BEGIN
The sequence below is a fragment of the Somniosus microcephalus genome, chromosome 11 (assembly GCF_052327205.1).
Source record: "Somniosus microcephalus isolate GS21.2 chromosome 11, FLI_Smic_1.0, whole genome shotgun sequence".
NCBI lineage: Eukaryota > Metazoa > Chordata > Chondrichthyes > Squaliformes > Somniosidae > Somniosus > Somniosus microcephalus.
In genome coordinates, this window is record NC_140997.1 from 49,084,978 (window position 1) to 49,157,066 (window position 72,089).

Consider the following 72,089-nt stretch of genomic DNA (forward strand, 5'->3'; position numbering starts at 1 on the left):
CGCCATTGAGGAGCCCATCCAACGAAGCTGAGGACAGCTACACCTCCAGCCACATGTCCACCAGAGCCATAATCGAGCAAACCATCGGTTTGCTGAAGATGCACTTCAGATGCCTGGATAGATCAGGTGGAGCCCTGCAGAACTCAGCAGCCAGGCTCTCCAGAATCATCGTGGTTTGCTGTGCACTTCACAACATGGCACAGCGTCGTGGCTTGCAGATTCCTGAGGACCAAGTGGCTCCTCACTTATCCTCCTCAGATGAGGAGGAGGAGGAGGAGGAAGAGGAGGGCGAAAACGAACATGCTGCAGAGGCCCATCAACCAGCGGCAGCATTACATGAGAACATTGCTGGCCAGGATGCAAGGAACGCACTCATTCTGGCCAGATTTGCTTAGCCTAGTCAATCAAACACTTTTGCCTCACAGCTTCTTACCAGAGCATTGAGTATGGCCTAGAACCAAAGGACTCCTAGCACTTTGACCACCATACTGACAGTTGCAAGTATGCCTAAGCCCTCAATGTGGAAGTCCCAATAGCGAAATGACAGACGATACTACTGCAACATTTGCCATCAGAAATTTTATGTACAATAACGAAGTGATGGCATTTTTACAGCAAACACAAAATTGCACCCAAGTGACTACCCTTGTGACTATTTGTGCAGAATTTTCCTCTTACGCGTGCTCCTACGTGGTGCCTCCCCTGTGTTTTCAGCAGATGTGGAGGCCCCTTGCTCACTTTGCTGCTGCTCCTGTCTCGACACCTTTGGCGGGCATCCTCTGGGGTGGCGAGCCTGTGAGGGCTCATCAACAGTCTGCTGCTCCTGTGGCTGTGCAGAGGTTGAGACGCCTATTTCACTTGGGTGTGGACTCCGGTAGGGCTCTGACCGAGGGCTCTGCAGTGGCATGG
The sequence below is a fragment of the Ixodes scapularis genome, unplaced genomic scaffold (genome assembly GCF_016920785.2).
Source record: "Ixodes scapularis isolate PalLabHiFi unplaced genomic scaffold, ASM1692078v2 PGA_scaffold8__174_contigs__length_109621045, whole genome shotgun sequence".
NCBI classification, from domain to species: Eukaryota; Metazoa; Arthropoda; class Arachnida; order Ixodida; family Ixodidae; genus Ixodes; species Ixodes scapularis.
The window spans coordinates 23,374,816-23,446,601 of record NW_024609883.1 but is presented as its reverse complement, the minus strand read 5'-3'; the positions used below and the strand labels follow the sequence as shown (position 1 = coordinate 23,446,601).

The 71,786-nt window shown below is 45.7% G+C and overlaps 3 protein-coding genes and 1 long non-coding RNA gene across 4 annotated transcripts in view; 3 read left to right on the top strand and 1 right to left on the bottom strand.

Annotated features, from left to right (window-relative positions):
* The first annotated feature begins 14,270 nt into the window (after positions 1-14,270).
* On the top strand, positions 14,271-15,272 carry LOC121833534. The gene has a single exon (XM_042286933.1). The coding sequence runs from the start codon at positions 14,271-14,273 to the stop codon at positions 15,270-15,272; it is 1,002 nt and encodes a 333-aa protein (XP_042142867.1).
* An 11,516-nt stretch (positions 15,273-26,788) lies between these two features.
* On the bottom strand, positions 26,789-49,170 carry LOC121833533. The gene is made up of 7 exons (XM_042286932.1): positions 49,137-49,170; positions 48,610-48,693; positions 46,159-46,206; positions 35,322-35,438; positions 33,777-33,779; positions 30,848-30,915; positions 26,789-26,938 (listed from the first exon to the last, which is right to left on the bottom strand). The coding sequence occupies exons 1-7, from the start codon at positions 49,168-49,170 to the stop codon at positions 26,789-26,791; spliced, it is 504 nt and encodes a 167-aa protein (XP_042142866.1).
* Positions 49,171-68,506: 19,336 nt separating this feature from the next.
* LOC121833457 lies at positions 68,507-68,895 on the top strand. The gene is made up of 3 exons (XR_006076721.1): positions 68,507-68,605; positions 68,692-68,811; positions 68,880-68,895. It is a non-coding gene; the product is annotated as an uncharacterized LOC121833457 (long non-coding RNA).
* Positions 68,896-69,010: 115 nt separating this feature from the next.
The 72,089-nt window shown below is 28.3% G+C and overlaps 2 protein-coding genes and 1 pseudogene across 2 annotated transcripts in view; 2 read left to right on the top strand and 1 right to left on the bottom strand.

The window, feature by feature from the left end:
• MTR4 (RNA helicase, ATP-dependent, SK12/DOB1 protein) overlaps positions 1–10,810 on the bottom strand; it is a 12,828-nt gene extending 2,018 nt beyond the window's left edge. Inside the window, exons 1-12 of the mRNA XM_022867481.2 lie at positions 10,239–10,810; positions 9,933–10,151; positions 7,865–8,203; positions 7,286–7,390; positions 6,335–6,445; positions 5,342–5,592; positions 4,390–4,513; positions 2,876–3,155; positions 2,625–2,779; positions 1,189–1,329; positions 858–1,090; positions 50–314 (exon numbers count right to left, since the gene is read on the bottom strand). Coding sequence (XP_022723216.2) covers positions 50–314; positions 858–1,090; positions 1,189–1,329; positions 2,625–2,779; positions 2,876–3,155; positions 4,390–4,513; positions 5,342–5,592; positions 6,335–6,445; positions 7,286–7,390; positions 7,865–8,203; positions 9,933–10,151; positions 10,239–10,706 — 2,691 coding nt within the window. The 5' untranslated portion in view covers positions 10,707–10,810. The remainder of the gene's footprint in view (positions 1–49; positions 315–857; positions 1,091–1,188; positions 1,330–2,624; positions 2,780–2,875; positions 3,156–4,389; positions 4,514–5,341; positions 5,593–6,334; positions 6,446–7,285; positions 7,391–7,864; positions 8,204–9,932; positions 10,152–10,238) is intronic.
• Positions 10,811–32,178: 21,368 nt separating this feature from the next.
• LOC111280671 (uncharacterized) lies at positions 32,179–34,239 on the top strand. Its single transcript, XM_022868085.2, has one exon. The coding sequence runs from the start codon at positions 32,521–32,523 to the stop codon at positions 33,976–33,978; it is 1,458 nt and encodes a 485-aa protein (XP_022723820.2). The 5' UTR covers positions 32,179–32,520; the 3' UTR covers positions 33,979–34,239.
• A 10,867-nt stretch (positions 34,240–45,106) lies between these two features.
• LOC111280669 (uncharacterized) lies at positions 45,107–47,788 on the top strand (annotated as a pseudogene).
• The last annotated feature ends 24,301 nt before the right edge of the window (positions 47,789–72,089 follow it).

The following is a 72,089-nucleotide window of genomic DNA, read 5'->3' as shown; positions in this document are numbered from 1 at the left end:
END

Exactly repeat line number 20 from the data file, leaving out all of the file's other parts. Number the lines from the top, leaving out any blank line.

The 72,089-nt window shown below is 28.3% G+C and overlaps 2 protein-coding genes and 1 pseudogene across 2 annotated transcripts in view; 2 read left to right on the top strand and 1 right to left on the bottom strand.